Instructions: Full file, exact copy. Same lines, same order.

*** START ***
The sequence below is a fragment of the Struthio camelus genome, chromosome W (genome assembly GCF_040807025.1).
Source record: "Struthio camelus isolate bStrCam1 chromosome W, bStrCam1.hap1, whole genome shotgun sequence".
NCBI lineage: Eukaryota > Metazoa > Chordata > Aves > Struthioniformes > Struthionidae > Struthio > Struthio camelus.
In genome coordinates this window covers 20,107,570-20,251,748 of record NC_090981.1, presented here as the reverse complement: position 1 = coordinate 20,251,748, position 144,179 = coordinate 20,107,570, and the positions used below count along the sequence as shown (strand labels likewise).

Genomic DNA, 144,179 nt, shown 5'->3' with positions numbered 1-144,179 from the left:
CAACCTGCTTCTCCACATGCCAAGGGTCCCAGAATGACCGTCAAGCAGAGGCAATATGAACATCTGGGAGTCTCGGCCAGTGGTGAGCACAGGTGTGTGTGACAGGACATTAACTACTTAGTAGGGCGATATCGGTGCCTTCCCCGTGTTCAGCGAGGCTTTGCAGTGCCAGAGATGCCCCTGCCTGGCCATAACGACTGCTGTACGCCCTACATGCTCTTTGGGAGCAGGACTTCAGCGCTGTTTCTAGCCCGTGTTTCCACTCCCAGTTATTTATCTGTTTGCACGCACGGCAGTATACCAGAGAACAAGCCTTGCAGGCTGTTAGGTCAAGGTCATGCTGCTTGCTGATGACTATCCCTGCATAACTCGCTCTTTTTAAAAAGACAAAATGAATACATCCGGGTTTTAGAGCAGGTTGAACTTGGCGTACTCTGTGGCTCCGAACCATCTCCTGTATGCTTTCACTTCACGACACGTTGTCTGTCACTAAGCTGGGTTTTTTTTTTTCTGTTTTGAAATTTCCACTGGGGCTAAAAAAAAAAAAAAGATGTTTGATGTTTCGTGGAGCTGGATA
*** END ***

The sequence below is a fragment of the Struthio camelus genome, chromosome W (genome assembly GCF_040807025.1).
Source record: "Struthio camelus isolate bStrCam1 chromosome W, bStrCam1.hap1, whole genome shotgun sequence".
NCBI lineage: Eukaryota > Metazoa > Chordata > Aves > Struthioniformes > Struthionidae > Struthio > Struthio camelus.
In genome coordinates this window covers 20,107,570-20,251,748 of record NC_090981.1, presented here as the reverse complement: position 1 = coordinate 20,251,748, position 144,179 = coordinate 20,107,570, and the positions used below count along the sequence as shown (strand labels likewise).

Genomic DNA, 144,179 nt, shown 5'->3' with positions numbered 1-144,179 from the left:
CAACCTGCTTCTCCACATGCCAAGGGTCCCAGAATGACCGTCAAGCAGAGGCAATATGAACATCTGGGAGTCTCGGCCAGTGGTGAGCACAGGTGTGTGTGACAGGACATTAACTACTTAGTAGGGCGATATCGGTGCCTTCCCCGTGTTCAGCGAGGCTTTGCAGTGCCAGAGATGCCCCTGCCTGGCCATAACGACTGCTGTACGCCCTACATGCTCTTTGGGAGCAGGACTTCAGCGCTGTTTCTAGCCCGTGTTTCCACTCCCAGTTATTTATCTGTTTGCACGCACGGCAGTATACCAGAGAACAAGCCTTGCAGGCTGTTAGGTCAAGGTCATGCTGCTTGCTGATGACTATCCCTGCATAACTCGCTCTTTTTAAAAAGACAAAATGAATACATCCGGGTTTTAGAGCAGGTTGAACTTGGCGTACTCTGTGGCTCCGAACCATCTCCTGTATGCTTTCACTTCACGACACGTTGTCTGTCACTAAGCTGGGTTTTTTTTTTTCTGTTTTGAAATTTCCACTGGGGCTAAAAAAAAAAAAAAGATGTTTGATGTTTCGTGGAGCTGGATA